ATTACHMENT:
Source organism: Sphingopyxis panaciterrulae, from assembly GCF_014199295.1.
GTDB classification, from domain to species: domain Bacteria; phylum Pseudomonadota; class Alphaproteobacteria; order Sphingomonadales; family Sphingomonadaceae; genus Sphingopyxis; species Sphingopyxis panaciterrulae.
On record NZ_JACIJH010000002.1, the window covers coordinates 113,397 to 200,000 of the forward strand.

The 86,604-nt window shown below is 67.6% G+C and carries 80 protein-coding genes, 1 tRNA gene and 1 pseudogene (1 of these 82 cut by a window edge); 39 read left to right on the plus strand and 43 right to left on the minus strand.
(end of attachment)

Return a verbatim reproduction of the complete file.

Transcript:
Source organism: Sphingopyxis panaciterrulae, from assembly GCF_014199295.1.
GTDB classification, from domain to species: domain Bacteria; phylum Pseudomonadota; class Alphaproteobacteria; order Sphingomonadales; family Sphingomonadaceae; genus Sphingopyxis; species Sphingopyxis panaciterrulae.
On record NZ_JACIJH010000002.1, the window covers coordinates 113,397 to 200,000 of the forward strand.

The 86,604-nt window shown below is 67.6% G+C and carries 80 protein-coding genes, 1 tRNA gene and 1 pseudogene (1 of these 82 cut by a window edge); 39 read left to right on the plus strand and 43 right to left on the minus strand.